If your company is facing a layoff, devise a healing strategy that starts before the event, and considers those who are affected as well as those who will remain.
After years of growth, it appears we are heading into a period of economic weakness. We see technology company layoffs increasing (according to Crunchbase, 87,457 people across 508 tech companies have been impacted so far this year), an inverted yield curve (2-year bonds are paying a higher interest rate than 10-year bonds, an event that has foreshadowed 10 of the last 13 recessions), and a weakening economy with rising inflation.
This economic weakness may not affect the company you work for, but if you are a leader at a company that has experienced a layoff, or you anticipate one, then you need the skill to heal your organization following downsizing. Although you do not control the macroeconomic factors driving a layoff, you do control how quickly your organization recovers afterwards. Healing is an intentional process that starts before the layoff occurs.
After the layoff, your workers will see leadership failure at many levels and assign blame, which is a natural part of the human search for understanding. When a layoff occurs, people are angry that the layoff wasn’t avoided; that the senior leaders “let this happen”; and that well liked coworkers were hurt. Sometimes, there is even guilt because they survived while a friend did not. These are examples of the negative emotions the organization needs to move beyond so it can adjust course and recover.
The ingredients of a healing strategy
Be human - The healing process starts with how the layoff itself is handled. Bad leaders focus on the people directly affected – let’s say 100 workers. What they fail to consider is that the entire organization is watching – maybe 1,000 people. These are the survivors, the future of the company. For this reason, the layoff must be done with compassion. The communication from the top must be well thought out and empathetic. It must recognize that people have been harmed, while acknowledging their contributions, and sharing the sadness you feel as a human being because this layoff wasn’t avoided. The communication should be designed to minimize the emotional damage to the 1,000 people. Most importantly, the laid off workers should not be treated like parts that are being discarded, otherwise the survivors could worry that the same may be in store for them.
Be fast – Because the organization needs to move on, be fast and get the layoff over as quickly as possible. Don’t drag it out.
Be fair - How were people selected? Let the organization know that people were thoughtfully chosen, and the process was as fair as possible
Be vulnerable - The healing continues if the leaders are vulnerable enough to take responsibility for what happened. In an industry downturn, some companies prosper, so the layoff does indicate something went wrong. Take SAS corporation as an example. They are renowned for the corporate culture and a perennial best place to work. During the 2008 financial crisis and its aftermath, Jim Goodnight, the founder and CEO, chose not to lay off anyone, and grab market share instead. It worked and they had one of the best years in their history as competitors dealt with the aftermath of their downsizings.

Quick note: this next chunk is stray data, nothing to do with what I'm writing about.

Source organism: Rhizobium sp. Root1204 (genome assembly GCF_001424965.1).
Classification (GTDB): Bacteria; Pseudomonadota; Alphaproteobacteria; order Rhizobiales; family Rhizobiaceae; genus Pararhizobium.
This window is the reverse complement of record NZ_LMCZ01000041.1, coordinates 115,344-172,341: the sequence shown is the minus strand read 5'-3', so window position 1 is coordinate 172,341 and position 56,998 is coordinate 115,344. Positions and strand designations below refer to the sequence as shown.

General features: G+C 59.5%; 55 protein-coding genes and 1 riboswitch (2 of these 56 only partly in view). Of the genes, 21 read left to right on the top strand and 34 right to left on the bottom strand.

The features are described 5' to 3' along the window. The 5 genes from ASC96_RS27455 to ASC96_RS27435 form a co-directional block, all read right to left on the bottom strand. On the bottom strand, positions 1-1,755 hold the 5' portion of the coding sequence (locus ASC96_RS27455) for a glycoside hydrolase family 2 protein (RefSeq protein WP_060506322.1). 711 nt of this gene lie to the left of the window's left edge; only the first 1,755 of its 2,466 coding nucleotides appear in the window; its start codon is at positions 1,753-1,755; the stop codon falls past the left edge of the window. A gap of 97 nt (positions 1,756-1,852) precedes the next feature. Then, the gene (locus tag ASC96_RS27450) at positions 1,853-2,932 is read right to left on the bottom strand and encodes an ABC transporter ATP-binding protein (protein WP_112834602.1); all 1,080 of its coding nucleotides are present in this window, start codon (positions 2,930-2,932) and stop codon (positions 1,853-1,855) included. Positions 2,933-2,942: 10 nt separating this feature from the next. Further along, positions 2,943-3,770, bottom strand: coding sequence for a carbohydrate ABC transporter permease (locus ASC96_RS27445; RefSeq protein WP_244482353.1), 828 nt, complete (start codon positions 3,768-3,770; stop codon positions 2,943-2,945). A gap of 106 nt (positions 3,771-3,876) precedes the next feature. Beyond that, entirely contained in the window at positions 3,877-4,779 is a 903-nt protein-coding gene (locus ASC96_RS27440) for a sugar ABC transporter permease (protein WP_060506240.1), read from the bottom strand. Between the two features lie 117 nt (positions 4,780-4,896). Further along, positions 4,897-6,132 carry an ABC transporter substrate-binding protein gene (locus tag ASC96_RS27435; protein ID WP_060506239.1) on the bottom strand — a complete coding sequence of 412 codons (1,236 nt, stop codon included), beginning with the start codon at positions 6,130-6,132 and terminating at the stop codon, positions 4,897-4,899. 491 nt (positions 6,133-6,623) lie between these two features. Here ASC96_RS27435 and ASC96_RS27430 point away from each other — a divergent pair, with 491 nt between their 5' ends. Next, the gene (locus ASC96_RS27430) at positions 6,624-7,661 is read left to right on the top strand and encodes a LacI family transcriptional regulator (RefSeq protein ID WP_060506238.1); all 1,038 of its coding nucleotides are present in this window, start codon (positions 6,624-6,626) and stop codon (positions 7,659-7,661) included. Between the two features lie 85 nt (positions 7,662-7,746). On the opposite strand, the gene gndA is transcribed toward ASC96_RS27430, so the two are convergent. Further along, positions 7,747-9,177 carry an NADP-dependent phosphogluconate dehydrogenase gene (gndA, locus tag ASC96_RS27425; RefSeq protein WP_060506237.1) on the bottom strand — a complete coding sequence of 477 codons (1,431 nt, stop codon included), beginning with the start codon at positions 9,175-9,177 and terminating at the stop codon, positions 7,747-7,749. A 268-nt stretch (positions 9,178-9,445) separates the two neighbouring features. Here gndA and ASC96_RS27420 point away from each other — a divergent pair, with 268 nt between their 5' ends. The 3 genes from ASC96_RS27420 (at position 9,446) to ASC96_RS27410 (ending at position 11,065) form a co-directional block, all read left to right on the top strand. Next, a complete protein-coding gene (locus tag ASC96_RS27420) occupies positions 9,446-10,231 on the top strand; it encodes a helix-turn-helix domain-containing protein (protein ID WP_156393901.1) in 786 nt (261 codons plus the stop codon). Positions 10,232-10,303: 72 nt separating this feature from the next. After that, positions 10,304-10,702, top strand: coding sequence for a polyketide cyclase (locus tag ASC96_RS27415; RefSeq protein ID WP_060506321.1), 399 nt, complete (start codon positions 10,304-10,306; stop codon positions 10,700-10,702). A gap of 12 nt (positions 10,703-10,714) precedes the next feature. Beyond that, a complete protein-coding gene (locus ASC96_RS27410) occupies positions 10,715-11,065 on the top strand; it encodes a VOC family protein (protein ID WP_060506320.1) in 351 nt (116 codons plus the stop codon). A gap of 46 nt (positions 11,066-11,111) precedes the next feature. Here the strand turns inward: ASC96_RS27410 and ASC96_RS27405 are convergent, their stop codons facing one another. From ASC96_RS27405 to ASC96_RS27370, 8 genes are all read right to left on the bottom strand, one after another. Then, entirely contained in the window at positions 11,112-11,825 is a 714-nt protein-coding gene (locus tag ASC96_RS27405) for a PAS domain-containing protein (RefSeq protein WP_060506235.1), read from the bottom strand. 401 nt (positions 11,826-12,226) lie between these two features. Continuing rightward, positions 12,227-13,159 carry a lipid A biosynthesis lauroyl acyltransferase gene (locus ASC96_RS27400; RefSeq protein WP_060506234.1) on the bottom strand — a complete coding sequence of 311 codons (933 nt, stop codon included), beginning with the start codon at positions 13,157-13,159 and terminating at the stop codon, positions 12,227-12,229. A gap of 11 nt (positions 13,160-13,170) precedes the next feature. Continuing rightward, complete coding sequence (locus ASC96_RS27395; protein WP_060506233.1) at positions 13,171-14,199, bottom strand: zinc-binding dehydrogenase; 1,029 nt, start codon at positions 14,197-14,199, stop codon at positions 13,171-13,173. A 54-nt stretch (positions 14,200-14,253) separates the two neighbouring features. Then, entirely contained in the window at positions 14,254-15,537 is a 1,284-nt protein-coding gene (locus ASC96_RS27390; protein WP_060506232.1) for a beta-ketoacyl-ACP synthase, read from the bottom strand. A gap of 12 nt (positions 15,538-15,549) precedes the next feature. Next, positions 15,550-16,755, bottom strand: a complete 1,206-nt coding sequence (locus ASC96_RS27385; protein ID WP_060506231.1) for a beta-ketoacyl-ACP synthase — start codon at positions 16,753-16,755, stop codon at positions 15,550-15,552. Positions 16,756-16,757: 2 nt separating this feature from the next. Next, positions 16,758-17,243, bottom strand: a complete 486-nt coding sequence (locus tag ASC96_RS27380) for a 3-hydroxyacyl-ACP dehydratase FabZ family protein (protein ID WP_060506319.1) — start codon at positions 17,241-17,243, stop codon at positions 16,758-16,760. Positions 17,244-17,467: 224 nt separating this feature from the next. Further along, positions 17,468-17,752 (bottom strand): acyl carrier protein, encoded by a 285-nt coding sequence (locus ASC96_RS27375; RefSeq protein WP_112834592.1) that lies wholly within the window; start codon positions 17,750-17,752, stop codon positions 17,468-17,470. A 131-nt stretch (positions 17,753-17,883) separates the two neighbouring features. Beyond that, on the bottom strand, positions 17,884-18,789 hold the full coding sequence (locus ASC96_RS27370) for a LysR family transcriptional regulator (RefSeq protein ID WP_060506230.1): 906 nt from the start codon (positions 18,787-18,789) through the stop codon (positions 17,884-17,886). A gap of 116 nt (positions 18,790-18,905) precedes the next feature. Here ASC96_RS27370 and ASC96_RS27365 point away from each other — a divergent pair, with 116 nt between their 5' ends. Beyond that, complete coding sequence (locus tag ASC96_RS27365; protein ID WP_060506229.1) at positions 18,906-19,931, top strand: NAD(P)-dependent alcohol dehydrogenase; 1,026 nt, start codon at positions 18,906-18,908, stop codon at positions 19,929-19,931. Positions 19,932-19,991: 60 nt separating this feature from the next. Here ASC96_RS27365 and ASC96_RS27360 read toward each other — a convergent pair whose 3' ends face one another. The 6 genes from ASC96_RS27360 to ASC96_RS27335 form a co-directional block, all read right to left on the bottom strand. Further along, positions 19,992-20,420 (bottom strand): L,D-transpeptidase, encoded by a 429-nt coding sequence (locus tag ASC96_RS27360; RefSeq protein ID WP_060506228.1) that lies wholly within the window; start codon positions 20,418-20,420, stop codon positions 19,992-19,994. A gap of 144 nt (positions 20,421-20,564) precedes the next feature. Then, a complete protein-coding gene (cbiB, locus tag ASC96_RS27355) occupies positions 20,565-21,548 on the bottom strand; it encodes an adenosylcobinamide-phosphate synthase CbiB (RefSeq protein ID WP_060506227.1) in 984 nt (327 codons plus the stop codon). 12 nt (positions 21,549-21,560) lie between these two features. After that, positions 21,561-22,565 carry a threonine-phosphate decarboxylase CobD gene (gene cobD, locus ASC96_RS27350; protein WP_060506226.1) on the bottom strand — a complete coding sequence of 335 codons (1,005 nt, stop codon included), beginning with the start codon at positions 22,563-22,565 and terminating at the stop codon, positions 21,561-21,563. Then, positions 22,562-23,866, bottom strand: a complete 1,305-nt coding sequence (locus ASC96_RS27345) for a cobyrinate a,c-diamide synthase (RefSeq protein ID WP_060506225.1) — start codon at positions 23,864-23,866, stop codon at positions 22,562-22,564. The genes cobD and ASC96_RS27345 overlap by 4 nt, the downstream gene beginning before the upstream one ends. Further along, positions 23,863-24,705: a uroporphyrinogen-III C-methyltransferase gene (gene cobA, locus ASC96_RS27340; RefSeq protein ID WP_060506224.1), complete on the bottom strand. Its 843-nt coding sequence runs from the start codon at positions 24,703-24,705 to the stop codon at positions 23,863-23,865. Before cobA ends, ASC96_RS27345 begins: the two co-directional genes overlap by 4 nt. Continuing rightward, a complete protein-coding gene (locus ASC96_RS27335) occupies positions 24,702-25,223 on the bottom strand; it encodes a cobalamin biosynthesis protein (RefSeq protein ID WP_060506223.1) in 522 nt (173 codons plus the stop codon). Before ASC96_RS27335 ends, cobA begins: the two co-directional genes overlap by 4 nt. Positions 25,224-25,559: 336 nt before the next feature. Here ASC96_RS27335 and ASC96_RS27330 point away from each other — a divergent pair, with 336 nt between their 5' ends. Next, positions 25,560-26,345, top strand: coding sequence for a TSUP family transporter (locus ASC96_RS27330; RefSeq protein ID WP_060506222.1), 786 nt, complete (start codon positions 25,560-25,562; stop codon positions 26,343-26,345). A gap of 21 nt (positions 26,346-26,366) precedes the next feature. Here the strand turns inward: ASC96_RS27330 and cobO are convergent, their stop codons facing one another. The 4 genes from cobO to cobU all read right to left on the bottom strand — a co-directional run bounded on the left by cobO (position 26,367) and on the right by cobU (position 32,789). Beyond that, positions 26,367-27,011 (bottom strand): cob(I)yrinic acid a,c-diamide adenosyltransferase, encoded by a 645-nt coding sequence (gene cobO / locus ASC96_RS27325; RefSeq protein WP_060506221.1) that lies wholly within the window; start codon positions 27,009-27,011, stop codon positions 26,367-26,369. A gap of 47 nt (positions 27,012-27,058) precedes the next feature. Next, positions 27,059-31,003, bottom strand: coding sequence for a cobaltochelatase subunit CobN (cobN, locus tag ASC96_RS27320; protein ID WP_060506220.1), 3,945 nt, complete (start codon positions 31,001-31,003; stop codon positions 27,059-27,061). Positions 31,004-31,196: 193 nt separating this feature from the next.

By Isaac Sacolick
Be trustworthy – Discover what went wrong. Be open and transparent about the root causes and what is being done to address them. Don’t try to cover up the issues. People will see right through the deception, and credibility will be lost at a time when it is needed most.
Be apologetic – The senior executives need to apologize because apology paves the path to forgiveness. A great apology requires skill and is a powerful force for healing. Forgiveness enables the workforce to move beyond the layoff, and pulls them out of the past and into the future. The apology matters because downsizings have multiple causes which include real misfires and mistakes – it’s not just external forces. Hence, the layoff is an opportunity to critically assess what happened and learn from it so that your company emerges stronger and does not repeat the same mistakes.
Be future-oriented – Workers need renewed faith in the present, but after downsizing it is strategic trust that matters even more. The executives create strategic trust by showing the workers why their future will be safe. They must communicate powerfully and confidently and paint a picture of what the future will look and feel like. If the workforce does not see a thriving future, it will be difficult for them to fully engage in their work and stay on board. They will rightfully remain preoccupied with securing their future safety.
Be enthusiastic – You must intentionally choreograph the communication to raise organizational energy and reinvigorate the workforce. Following the layoff, executives must elevate the mood and build optimism by enthusiastically sharing positive news. Mood is contagious. Enthusiasm and optimism are strong healing forces. Even small wins and accomplishments are steps in the right direction and a source of positive energy.
Renewing, rebuilding and reenergizing your department or company requires meaningful teamwork, collaboration, and a passionate belief in the future. Damaged relationships need to be healed and undercurrents of distrust and unfairness need to be replaced with faith in both the leadership and your organization’s future. You can thoughtfully lead your organization through this healing process by choreographing the emotional healing, so that your people go ‘All In’.